Here’s a perfect example of how the natural sneaks up on you. Shane practises natural horsemanship, neither breaking his horses in traditionally nor using traditional tack. It was only after riding that I realised my steed had neither bit nor formal bridle on, but a loose array of thin ropes around its face, designed to communicate more gently with the steed rather than yank it around by its sensitive mouth. Far from looking adequate, I got quite a fright when I saw the collection of thin plastic chord and knots. Yet my horse was as receptive as any I’ve ridden (and a fair bit more, ahem, human!).  It made me wonder what it feels like to have your face strapped up in bands of dead cow’s skin whilst having your ass smacked by more dead cow’s skin and your ribs jabbed by, wait-for-it, feet encased in? you guessed it. No wonder race horses are rude. And it was a rude awakening that we actually had to leave Hogsback. It’s the kind of place that changes you.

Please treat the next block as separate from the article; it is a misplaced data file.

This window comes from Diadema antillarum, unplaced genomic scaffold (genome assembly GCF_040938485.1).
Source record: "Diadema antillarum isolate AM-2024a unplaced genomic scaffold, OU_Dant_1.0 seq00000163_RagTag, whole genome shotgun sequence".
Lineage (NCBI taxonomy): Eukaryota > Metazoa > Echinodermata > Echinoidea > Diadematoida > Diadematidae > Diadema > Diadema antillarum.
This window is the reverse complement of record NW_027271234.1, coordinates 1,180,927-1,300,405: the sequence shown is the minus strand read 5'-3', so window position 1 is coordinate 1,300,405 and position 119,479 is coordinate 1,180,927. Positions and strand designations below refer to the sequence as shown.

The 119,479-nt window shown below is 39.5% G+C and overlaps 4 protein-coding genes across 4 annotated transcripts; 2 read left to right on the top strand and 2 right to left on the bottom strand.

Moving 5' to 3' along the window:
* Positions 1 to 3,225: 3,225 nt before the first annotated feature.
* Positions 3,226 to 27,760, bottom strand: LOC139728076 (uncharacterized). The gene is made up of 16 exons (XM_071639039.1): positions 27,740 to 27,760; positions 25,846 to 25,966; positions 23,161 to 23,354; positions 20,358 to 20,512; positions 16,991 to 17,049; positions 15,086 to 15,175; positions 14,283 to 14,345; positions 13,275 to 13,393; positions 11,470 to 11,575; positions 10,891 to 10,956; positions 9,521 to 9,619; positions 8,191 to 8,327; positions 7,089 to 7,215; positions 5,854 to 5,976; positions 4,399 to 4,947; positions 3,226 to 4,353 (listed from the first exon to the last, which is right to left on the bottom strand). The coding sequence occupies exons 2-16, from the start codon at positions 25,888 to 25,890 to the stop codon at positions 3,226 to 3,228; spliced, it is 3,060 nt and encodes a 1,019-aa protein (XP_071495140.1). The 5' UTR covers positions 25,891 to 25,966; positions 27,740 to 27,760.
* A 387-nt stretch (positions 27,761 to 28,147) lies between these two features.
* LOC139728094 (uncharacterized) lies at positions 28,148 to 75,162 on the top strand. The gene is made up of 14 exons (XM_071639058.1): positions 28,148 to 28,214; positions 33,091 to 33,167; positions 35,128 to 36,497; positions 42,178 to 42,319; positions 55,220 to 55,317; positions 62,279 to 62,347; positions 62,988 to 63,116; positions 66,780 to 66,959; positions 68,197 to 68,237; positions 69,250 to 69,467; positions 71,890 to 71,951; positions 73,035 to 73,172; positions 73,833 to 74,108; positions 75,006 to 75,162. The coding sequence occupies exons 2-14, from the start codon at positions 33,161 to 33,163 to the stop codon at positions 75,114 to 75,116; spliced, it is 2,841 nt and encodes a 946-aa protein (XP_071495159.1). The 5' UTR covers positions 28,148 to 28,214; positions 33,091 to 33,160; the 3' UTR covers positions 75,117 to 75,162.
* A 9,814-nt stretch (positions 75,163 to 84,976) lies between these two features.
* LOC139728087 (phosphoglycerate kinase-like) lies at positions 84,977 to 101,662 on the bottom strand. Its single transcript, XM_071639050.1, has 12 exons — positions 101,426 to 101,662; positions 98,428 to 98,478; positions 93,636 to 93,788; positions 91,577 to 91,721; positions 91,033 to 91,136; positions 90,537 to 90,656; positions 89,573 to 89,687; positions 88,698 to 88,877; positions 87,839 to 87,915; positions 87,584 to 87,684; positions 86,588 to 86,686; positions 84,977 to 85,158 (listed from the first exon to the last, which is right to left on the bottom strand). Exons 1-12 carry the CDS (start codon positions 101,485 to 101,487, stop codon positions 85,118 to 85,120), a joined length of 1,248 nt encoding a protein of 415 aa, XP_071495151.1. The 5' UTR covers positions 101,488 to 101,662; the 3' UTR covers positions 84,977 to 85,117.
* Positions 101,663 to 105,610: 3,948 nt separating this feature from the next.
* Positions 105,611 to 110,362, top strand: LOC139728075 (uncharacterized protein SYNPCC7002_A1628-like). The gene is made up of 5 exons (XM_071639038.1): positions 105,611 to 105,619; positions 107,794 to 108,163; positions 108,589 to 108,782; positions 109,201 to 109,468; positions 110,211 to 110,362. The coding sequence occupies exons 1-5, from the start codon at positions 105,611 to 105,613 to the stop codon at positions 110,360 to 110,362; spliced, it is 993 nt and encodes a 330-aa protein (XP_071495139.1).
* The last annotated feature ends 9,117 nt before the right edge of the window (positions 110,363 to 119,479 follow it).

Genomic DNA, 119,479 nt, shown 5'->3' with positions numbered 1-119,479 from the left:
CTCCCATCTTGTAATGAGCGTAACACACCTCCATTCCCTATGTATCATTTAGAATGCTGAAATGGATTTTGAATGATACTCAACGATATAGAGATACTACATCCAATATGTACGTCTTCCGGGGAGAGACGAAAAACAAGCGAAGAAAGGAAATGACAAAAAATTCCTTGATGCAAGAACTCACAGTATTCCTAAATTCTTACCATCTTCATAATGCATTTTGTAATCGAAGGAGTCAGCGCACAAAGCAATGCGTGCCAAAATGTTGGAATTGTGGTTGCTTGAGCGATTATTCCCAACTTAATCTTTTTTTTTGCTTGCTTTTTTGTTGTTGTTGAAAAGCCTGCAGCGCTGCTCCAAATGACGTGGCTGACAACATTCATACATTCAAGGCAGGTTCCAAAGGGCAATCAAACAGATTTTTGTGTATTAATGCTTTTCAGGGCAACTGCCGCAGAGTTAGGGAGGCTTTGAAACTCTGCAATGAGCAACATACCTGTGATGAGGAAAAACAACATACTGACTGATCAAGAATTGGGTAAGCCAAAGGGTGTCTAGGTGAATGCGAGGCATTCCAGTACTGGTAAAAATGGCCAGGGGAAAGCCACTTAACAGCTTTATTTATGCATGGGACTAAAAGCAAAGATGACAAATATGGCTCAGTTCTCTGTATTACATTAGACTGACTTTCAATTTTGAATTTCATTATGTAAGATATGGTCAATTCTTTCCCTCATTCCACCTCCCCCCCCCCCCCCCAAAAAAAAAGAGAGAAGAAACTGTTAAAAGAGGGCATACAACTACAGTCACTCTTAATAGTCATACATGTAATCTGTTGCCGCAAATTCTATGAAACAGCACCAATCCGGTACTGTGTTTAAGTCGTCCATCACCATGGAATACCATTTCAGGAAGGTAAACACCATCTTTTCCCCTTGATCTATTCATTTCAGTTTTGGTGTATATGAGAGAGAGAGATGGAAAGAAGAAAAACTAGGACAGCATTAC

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Back to the Beginning

Image (c) jezebel

When it comes to fond farewells, I’m torn between Eliot, Nietzche and a neat, unannounced exit. We’ve bridged the gap, we’ve earned our blisters (well, those of us without gloves); we exit the bus, we enter the city. We have come full circle to start again as if for the first time, yet arriving is not the point, and neither is leaving.